Hey guys, it's Adam.
I'm here to talk to you today about an email that I received from the wife of a Marine
who suffered a brain injury while in Afghanistan.
The email reads that, "My husband needs rest a lot more than he used to."
"He gets physically tired more easily, and he also gets what they term 'brain fatigue'"
where it appears that he's lazy, he's less proactive in his activities
because his brain is ultimately tired.
And so the question that she's asking is how can she help people and him
understand that he's far from lazy but his brain just gets fatigued more easily?
To her, she says, "It is insulting."
And so really what I'm here to share with you is each person's recovery
and each person's symptoms with a brain injury are going to be different.
So some people are going to have symptomatologies
where it becomes very apparent that they're struggling with brain fatigue,
that their brain is really struggling and wearing itself out faster,
while other people who may have suffered the exact same injury,
their symptoms will be different, and they may experience not very much fatigue at all.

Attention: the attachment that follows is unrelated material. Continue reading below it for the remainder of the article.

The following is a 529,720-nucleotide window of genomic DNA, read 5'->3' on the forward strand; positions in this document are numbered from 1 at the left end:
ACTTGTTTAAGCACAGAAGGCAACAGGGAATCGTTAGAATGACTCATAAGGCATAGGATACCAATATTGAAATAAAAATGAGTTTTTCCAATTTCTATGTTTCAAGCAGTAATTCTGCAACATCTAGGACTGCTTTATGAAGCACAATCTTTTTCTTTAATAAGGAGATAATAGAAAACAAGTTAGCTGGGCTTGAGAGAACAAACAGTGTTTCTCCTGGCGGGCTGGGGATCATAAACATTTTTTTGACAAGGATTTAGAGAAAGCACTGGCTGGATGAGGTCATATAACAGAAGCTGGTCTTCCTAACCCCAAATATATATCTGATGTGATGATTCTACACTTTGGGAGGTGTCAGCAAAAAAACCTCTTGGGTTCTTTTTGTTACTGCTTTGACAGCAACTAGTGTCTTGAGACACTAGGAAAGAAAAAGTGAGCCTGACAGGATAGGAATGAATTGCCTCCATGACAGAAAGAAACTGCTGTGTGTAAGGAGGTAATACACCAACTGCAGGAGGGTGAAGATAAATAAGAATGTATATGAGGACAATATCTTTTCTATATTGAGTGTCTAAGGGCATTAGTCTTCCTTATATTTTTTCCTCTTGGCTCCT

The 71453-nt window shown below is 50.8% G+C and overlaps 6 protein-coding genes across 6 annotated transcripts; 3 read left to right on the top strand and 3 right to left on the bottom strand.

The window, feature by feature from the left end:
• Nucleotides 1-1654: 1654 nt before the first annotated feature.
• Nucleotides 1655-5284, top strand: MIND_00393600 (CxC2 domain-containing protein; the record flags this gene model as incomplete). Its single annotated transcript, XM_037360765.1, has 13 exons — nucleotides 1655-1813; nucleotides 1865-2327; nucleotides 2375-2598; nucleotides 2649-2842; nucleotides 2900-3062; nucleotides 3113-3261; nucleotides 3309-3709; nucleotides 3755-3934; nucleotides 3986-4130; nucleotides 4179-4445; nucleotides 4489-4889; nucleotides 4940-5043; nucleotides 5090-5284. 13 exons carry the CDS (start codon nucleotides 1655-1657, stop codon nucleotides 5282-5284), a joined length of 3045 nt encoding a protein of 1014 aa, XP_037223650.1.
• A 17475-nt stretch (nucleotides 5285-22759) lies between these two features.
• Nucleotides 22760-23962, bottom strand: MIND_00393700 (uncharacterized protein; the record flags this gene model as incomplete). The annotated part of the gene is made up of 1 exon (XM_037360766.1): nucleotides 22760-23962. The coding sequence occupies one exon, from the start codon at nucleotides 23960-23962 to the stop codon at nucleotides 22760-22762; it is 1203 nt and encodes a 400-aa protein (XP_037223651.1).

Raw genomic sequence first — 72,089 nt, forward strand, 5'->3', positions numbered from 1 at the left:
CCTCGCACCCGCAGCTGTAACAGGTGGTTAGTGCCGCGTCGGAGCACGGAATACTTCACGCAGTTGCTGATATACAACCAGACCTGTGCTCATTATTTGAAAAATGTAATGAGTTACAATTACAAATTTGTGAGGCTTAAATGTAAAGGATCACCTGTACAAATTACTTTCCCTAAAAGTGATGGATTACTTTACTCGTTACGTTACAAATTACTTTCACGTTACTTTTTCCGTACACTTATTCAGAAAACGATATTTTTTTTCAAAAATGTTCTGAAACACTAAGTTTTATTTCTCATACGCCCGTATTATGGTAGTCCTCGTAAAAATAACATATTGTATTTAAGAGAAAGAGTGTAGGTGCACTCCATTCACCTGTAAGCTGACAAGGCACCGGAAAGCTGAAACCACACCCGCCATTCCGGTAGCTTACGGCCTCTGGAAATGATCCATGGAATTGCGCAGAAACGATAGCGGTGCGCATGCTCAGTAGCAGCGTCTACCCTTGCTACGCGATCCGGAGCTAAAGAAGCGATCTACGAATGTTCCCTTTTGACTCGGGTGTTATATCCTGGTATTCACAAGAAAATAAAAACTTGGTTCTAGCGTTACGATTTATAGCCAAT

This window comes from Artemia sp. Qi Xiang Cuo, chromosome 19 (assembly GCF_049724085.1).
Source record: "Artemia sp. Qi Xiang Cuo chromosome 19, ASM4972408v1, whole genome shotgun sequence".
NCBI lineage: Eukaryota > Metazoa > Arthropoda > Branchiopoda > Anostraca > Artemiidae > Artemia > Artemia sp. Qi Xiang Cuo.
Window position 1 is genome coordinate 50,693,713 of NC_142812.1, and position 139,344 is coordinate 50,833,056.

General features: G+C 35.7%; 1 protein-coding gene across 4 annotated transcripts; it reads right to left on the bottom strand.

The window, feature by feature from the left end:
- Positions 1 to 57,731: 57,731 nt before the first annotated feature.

They may experience a very fluid and dynamic kind of operating environment or personality.
So the best thing to do is kind of fuse a balance
between where you're capable of operating
and the level of fatigue where it starts to set in.
So if you're able to kind of gradually over time measure or put a little mental marker
of where your fatigue starts to set in,
try and match that on a regular basis.
And over time, your therapies may change, your acclimation to your environment may change,
or just your resiliency may change.
You may be better equipped from time to time as you progress through your recovery
to deal with the different levels of brain fatigue,
with the ultimate goal of hopefully eliminating it as best you can.
So focus on your own recovery, don't worry about the perceptions of being lazy or inactive,
and just do the best you can. Thanks.
Show transcript | Print transcript
Adam shares an email from a Marine's wife about "brain fatigue." She worries that people — including her injured husband — think he is lazy or less proactive when it's simply a physiological symptom of the TBI. Adam offers kind and sage advice.